Former Apple contractor says he listened to 1,000 Siri clips a day without consent

Former Apple contractor says he listened to 1,000 Siri clips a day without consent
Last month, we told you that Apple, like Amazon and Google, had third-party contractors listening to customer's interactions with its virtual digital assistant. Apple, like the other companies, claimed that it needed to do this to make sure that Siri understood the tasks it was asked to undertake and that it responded appropriately. The recordings were graded and the contractors also had to determine whether Siri was activated on purpose or by accident.

The problem is that Siri can be accidentally activated; the sound of a zipper will sometimes be mistaken by the AI-powered assistant as a wake word. One whistleblower said that the Apple Watch often activates Siri by mistake and can record up to 30 seconds of audio. As a result, Siri occasionally sent recordings of users' most intimate moments to these contractors. Other recordings heard by these third-party workers included Siri users discussing personal medical issues with their doctors.

Apple's customer's conversations with Siri were sent to third-party contractors without their consent


At the time, Apple sought to downplay this news by claiming that only 1% of daily Siri activations were passed along to the contractors. The company has suspended the program for now, and a report by the Irish Examiner (via iDrop News) indicates that Apple's decision to freeze the program has led to the termination of 300 workers at one Irish company. The firm, called Globetech, sent out letters to these employees. One former Globetech employee now laid-off said, "My colleagues are mostly young people from Cork who now have no job. This also includes dozens of people who have come from Canada, Australia, and mainland Europe."


This same person said that employees were supposed to listen to 1,000 recordings from Siri during each shift. He added that each recording was only a few seconds long, and mostly contained commands said to Siri. However, the former Globetech employee admitted that "occasionally we would hear personal data or snippets of conversations." He went on to say, "I understood the reasons why the company was doing it but I could see why people would feel it was a breach of privacy because they weren’t telling people. I think the lack of consent was the issue." Both Apple and Globetech stated that the identity of every Siri user that was heard on the recordings was anonymous. Globetech CEO Kevin Kelly said, "This is a difficult situation for everyone involved. The nature of our business means that the majority of our employee contracts are fixed-purpose and are linked to client requirements and project lifecycles."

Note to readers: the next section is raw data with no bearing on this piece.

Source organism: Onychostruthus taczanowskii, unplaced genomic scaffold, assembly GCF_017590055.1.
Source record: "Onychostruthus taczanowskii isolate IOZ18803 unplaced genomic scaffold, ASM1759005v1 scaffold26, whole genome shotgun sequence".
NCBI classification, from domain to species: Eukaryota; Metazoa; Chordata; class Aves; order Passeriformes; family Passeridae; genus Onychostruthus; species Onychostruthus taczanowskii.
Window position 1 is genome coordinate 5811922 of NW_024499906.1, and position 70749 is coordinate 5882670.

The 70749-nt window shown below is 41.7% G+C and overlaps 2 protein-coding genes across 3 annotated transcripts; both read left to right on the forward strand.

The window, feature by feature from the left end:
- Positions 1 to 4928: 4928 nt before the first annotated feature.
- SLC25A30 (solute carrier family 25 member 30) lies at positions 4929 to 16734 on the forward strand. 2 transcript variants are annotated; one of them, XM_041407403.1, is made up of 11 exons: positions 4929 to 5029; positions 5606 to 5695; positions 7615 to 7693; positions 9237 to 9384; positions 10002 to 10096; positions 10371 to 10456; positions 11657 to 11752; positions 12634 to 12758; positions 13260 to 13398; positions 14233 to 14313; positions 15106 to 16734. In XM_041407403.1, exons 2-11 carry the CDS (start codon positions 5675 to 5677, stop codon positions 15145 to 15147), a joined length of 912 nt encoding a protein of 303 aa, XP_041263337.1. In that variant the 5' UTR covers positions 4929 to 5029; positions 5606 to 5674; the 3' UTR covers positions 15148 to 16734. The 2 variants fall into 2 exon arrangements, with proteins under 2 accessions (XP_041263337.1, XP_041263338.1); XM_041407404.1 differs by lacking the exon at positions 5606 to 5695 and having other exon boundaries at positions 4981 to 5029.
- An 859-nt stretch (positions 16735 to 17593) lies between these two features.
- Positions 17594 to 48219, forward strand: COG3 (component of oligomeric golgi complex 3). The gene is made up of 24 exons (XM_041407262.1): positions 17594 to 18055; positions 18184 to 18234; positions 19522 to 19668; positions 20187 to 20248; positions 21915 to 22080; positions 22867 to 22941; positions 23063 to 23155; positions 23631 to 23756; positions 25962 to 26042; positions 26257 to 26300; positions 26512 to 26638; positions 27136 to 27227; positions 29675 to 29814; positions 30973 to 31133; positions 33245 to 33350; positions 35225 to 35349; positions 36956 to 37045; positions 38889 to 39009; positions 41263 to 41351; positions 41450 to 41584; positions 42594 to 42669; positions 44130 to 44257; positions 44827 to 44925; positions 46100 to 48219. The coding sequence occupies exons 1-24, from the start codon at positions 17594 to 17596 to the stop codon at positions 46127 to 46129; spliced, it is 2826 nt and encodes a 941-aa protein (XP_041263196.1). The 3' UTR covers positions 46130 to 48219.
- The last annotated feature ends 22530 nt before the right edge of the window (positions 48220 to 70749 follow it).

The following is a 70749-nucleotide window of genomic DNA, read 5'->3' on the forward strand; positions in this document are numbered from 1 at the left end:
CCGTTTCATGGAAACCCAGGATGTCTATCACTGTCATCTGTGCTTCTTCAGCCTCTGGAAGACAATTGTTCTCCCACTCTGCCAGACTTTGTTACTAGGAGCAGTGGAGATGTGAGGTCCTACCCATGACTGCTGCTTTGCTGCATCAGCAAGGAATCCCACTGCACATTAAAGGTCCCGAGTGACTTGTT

Apple has prided itself on its ability to protect the privacy of iPhone users. After it was discovered last year that Facebook had allowed the profiles of 87 million subscribers to be sold without consent to Cambridge Analytica (and was punished by the FTC with a $5 billion fine), Apple CEO Tim Cook repeated a number of times that the company would never make its customers the product. While no one can be upset at Apple for trying to improve Siri, they can be upset that Apple passed on these snippets of recordings to companies like Globetech without its users' consent. And remember, Globetech was just one of the companies that Apple had been paying to grade Siri's responses.

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